During the Mahdist insurrection in the Anglo-Egyptian Sudan, veteran colonial Private Baker teams up with freshly arrived gentleman Murchison, trying to evacuate from southern Barash the ...
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A young woman has a perfect love affair with a zealous writer. When she finds out that he's also a highly manipulative womanizer, it's too late - she's already too much in love to quit him. Things start to get really complicated.
During the Mahdist insurrection in the Anglo-Egyptian Sudan, veteran colonial Private Baker teams up with freshly arrived gentleman Murchison, trying to evacuate from southern Barash the Emir's daughter Asua and her English governess, Miss Woodville. It's a perilous journey on the Nile and its banks. They must face crocodiles, Arab slavers, and a backward Negro tribe they prey on, where King Gondoko's missionary-raised brother Kimrasi saves and joins them. Once in capital Khartum, they find the revolt has reached it and the men join the fight.Written by
Takes place one day after General Gordon was killed at Khartoum. See more »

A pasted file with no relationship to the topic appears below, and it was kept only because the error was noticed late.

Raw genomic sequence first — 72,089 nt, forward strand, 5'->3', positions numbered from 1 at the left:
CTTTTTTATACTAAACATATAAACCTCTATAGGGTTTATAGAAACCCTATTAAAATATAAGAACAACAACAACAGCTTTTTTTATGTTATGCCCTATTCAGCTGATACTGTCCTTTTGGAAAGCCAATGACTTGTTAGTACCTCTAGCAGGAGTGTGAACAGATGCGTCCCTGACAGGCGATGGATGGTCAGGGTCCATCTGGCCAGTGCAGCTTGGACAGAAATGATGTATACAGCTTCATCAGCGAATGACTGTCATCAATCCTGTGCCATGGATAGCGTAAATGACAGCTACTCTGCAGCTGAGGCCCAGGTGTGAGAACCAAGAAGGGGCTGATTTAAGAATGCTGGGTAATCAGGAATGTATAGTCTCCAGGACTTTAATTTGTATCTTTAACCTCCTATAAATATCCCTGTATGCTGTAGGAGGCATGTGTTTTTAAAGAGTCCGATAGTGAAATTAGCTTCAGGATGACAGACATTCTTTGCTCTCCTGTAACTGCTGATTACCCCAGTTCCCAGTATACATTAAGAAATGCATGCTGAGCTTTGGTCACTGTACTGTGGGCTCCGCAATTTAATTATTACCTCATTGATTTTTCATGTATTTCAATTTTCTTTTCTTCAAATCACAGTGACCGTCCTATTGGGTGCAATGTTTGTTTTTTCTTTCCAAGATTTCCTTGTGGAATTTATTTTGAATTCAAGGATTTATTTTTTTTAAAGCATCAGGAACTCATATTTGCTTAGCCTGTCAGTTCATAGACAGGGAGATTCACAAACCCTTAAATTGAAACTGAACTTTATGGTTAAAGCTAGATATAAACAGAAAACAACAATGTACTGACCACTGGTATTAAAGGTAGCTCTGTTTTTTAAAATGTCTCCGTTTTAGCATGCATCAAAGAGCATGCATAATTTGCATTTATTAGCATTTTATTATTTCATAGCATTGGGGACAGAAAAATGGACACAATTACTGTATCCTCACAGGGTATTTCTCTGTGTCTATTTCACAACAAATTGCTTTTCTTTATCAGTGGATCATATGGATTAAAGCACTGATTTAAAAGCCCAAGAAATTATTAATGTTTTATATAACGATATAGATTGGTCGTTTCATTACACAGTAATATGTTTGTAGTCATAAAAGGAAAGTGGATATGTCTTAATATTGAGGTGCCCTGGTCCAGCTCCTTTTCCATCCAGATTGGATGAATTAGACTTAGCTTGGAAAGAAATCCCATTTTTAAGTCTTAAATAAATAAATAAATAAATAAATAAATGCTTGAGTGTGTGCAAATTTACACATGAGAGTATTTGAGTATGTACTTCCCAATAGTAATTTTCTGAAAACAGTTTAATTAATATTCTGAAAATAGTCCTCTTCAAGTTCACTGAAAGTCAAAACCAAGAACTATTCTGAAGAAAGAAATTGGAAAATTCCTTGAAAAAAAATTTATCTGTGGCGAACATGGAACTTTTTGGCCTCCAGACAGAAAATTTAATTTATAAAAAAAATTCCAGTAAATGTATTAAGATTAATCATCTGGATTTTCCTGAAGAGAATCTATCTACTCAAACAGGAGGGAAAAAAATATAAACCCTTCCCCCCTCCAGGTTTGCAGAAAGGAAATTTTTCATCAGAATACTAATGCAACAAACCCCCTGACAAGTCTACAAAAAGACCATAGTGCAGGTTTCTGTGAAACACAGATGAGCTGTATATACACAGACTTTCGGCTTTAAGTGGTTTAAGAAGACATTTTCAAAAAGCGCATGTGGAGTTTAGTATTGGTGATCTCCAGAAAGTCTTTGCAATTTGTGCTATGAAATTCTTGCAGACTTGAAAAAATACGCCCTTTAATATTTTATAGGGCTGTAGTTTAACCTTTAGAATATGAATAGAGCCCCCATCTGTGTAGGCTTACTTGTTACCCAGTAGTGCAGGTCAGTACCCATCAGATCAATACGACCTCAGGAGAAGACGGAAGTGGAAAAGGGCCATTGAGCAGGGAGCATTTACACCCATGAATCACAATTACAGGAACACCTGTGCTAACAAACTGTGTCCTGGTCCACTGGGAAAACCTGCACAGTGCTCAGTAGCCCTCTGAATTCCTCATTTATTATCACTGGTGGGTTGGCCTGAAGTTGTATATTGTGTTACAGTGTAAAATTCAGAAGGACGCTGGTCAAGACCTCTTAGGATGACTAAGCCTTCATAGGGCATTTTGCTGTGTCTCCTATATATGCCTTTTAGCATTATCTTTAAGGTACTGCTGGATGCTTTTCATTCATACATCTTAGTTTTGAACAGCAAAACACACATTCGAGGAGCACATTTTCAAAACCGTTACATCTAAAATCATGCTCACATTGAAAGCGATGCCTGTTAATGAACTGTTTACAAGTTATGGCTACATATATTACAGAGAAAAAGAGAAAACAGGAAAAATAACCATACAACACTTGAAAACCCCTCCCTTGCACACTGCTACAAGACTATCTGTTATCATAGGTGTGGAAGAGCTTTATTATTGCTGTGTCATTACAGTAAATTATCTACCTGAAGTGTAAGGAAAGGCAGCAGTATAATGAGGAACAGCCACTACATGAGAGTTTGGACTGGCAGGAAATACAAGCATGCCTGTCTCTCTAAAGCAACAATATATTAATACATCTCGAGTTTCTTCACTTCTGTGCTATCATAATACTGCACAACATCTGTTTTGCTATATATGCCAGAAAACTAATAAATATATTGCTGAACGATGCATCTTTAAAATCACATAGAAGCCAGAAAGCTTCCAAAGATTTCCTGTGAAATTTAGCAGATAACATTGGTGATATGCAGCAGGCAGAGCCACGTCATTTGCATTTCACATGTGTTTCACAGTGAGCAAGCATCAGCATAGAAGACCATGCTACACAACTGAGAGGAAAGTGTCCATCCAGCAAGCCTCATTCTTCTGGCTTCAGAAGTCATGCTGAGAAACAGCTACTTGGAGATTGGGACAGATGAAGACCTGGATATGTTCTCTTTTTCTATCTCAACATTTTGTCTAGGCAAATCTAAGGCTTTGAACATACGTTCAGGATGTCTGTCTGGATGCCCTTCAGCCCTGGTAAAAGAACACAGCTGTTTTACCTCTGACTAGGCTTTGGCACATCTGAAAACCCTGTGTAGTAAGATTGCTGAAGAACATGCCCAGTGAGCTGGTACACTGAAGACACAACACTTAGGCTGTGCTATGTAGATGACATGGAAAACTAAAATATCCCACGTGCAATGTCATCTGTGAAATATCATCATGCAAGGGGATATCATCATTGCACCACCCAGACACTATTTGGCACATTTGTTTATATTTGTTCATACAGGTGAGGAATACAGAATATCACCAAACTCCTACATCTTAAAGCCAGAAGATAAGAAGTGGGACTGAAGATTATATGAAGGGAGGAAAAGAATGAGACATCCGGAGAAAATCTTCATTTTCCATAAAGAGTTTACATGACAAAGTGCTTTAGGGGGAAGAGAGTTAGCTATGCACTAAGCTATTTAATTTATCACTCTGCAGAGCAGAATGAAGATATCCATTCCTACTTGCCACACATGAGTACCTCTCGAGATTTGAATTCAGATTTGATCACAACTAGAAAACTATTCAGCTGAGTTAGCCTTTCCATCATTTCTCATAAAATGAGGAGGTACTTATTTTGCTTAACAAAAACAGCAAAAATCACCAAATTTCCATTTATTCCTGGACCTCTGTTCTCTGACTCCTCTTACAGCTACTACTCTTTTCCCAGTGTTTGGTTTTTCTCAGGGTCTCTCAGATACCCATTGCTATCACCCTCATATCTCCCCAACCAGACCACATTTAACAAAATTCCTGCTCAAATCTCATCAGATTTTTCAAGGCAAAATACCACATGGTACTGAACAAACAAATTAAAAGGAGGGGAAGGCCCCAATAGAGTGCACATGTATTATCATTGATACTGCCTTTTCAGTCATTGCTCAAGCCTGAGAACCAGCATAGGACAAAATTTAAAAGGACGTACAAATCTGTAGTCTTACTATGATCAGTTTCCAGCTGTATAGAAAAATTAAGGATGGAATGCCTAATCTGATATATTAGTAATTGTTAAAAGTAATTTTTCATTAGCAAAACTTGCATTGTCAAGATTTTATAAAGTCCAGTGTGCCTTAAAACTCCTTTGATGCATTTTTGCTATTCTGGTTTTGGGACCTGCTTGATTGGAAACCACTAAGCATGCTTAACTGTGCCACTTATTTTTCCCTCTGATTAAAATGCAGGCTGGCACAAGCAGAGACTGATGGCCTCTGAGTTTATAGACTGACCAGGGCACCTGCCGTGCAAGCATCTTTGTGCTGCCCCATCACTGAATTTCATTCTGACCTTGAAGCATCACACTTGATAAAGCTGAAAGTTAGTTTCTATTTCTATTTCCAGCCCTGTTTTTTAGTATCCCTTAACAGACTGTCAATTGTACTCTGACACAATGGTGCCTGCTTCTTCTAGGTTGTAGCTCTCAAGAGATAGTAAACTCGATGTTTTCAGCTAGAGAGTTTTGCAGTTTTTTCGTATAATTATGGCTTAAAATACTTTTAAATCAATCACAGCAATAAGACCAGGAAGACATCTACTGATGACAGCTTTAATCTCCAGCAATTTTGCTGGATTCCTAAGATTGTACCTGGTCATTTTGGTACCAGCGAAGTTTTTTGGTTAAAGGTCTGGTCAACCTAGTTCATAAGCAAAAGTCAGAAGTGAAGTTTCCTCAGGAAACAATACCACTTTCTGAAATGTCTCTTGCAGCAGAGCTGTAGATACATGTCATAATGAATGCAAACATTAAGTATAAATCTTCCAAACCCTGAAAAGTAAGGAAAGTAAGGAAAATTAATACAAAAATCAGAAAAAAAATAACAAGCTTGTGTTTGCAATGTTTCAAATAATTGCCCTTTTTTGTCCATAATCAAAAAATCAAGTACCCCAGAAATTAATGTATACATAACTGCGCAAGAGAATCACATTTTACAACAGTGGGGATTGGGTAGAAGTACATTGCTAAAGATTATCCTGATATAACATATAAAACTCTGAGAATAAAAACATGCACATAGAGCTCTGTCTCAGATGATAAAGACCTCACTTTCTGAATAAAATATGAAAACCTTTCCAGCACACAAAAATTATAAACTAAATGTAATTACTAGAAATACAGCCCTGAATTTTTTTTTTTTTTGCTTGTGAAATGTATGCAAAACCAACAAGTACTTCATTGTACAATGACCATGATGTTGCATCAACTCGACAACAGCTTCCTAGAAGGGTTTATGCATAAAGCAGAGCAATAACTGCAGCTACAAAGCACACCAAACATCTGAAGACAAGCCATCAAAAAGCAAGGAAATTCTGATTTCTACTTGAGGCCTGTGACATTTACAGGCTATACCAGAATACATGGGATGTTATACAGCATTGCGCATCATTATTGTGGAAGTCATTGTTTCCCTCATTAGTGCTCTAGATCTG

The end of the film heavily implies that the two-day-late relief force for General Gordon recaptures Khartoum. In reality, the relief force discovered the city already taken and the Mahdist forces strong, and were forced to retreat, leaving Sudan to the Mahdi. Khartoum was retaken only 13 years later in 1898. See more »
I do not recall seeing a film which derives not only background shots but most of its action from stock shots and parts of another feature,including the climax.So virtually all of the action comes from The Four Feathers(1938)This film looks as if it has been made on a shoestring.For example there are shots of charging elephants and you have the actors shooting at them from in front of a process screen.It is so clear that they have not been anywhere near the Sudan.At the climax you have Anthony Quayle on a small set on the left of frame with the main action fromThe Four Feathers either put in by a process screen or an optical printer.The acting is not up to much ,the only exception being the dependable Anthony Quayle.So all told rather a disappointment.
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